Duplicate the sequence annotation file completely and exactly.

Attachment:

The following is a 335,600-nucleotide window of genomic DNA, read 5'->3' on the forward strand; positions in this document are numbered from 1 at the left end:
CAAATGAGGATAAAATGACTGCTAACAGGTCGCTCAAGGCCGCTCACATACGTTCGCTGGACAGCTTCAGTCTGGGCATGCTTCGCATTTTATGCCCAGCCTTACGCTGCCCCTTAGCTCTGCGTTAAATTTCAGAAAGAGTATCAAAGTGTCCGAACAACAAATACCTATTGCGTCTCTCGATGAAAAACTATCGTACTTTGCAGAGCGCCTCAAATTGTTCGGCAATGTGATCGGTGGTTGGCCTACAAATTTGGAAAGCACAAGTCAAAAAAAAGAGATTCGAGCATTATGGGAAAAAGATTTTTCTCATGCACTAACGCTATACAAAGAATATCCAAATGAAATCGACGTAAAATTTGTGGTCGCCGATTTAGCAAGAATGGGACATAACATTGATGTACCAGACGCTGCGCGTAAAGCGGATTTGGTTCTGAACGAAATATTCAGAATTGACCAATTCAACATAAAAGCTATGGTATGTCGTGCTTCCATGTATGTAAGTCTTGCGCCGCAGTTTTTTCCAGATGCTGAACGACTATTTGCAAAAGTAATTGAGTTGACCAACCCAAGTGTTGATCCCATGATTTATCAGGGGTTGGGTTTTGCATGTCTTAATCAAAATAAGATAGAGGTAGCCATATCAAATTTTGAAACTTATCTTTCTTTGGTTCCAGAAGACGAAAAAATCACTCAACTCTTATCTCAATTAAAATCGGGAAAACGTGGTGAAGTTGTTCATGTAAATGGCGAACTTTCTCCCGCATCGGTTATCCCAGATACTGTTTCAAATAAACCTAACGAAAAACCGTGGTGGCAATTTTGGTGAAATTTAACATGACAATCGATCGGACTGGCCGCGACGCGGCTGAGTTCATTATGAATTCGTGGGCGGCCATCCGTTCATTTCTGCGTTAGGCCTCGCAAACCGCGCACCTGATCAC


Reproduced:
The following is a 335,600-nucleotide window of genomic DNA, read 5'->3' on the forward strand; positions in this document are numbered from 1 at the left end:
CAAATGAGGATAAAATGACTGCTAACAGGTCGCTCAAGGCCGCTCACATACGTTCGCTGGACAGCTTCAGTCTGGGCATGCTTCGCATTTTATGCCCAGCCTTACGCTGCCCCTTAGCTCTGCGTTAAATTTCAGAAAGAGTATCAAAGTGTCCGAACAACAAATACCTATTGCGTCTCTCGATGAAAAACTATCGTACTTTGCAGAGCGCCTCAAATTGTTCGGCAATGTGATCGGTGGTTGGCCTACAAATTTGGAAAGCACAAGTCAAAAAAAAGAGATTCGAGCATTATGGGAAAAAGATTTTTCTCATGCACTAACGCTATACAAAGAATATCCAAATGAAATCGACGTAAAATTTGTGGTCGCCGATTTAGCAAGAATGGGACATAACATTGATGTACCAGACGCTGCGCGTAAAGCGGATTTGGTTCTGAACGAAATATTCAGAATTGACCAATTCAACATAAAAGCTATGGTATGTCGTGCTTCCATGTATGTAAGTCTTGCGCCGCAGTTTTTTCCAGATGCTGAACGACTATTTGCAAAAGTAATTGAGTTGACCAACCCAAGTGTTGATCCCATGATTTATCAGGGGTTGGGTTTTGCATGTCTTAATCAAAATAAGATAGAGGTAGCCATATCAAATTTTGAAACTTATCTTTCTTTGGTTCCAGAAGACGAAAAAATCACTCAACTCTTATCTCAATTAAAATCGGGAAAACGTGGTGAAGTTGTTCATGTAAATGGCGAACTTTCTCCCGCATCGGTTATCCCAGATACTGTTTCAAATAAACCTAACGAAAAACCGTGGTGGCAATTTTGGTGAAATTTAACATGACAATCGATCGGACTGGCCGCGACGCGGCTGAGTTCATTATGAATTCGTGGGCGGCCATCCGTTCATTTCTGCGTTAGGCCTCGCAAACCGCGCACCTGATCAC